Caregiver Conference: Q&A with keynote speaker Vic Sandler

One month after Dr. Vic Sandler’s mother died of lung cancer, his father was diagnosed with Alzheimer’s disease. Sandler understood the disease; he had cared for hundreds of patients with dementia during his over 20 years of geriatric medical practice. But in caring for his beloved father, he entered a new role – a son and caregiver for a man with dementia. He will share his perspective as a devoted son and as a medical professional specializing in care for the elderly during his keynote session at the Caregivers Conference on Sunday, April 7, at Beth El Synagogue. Below is a Q&A with Sandler:


Prior to being a caregiver yourself, you had a long history working in geriatrics and hospice and palliative care – what about these areas interested you when you were choosing your field of medicine?

What drew me to geriatrics was my grandmother – she was an intensely loving and passionate woman. Even though she did not speak English, she was able to communicate her love to her children and grandchildren. Through her, I developed an immense love of older people.


What was your first reaction when you found out your father had been diagnosed with Alzheimer’s?

Because of my work in geriatrics, I knew the diagnosis before we went to the neurologist, so I was not surprised. He was diagnosed with Alzheimer’s right after my mother died, and I knew I had a lot more responsibility to care for him as he declined, which would take a lot of time and energy. When I moved back to Minnesota in 1980 to start medical practice, I knew my parents would need my help someday and I had always been prepared to provide any love and support they would need from me.


What surprised you most about being a caregiver of someone with dementia, as opposed to a doctor caring for a patient?

It wasn’t a surprise to me, but being a doctor I was able to separate my professional life and my personal life. As a caregiver, your personal life is everything and becomes the most important part of your life. Everything else becomes secondary, including your work and the rest of your family – because my father had no one else at the time.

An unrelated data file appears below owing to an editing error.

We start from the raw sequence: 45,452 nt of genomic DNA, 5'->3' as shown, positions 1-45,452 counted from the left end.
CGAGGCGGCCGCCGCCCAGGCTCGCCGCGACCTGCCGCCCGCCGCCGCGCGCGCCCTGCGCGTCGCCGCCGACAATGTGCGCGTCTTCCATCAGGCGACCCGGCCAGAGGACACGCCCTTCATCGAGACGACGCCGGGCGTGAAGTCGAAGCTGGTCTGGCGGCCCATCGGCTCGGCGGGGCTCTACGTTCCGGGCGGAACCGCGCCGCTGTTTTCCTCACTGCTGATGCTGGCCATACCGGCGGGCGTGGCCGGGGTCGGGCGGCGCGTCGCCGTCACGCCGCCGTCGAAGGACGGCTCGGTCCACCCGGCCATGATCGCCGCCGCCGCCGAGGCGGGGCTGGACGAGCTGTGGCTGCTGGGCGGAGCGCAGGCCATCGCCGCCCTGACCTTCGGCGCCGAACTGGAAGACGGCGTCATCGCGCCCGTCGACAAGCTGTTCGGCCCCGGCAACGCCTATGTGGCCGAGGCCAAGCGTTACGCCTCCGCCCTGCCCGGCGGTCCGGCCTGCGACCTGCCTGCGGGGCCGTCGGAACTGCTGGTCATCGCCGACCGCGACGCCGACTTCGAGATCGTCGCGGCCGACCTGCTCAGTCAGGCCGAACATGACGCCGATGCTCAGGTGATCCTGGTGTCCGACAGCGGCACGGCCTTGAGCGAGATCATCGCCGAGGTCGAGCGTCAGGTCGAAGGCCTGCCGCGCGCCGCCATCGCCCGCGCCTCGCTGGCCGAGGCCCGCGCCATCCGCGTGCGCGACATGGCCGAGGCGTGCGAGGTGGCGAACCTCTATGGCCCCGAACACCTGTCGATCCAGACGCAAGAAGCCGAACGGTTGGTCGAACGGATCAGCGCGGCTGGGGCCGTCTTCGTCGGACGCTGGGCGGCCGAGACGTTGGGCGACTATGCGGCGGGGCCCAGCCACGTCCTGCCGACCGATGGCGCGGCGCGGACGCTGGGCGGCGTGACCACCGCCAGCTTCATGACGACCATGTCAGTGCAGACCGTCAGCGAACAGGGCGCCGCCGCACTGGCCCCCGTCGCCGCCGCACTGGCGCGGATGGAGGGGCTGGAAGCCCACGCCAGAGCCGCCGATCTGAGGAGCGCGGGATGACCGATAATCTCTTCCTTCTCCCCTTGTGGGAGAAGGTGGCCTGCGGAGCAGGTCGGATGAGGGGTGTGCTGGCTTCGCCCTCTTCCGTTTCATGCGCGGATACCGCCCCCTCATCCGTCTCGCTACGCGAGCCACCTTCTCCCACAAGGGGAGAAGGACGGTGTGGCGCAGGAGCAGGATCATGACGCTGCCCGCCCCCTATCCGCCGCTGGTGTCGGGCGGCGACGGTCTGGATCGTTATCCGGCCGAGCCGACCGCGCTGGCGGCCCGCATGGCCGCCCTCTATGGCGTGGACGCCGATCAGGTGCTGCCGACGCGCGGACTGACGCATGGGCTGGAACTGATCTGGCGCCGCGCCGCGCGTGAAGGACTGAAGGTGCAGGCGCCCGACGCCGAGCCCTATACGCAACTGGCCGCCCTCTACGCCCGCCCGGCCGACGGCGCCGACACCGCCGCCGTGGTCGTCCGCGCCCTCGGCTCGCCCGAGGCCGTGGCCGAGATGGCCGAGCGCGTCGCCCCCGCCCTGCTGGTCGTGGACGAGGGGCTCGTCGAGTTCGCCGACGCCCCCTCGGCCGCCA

What, if any, were the positive parts of the experience?

The experience was positive without a doubt because I was able to return the love for my father as a caregiver that he had always provided me in my life. What made caregiving gratifying was that I continued to see the personality and wonderful character of my father, who I loved, despite his progressive dementia.


What do you hope for attendees to get out of your talk at the conference?

It is critical to keep in the front of your mind the love and affection that precedes caregiving for your loved one, however difficult it is. It will give you the passion and energy to continue doing the work you know you need to do.


Anything else you would like to add?

I was very fortunate to have my wife and family supporting me emotionally throughout the experience. However, far and away the most important thing was the support I had from my father – because I could still feel and perceive his love for me.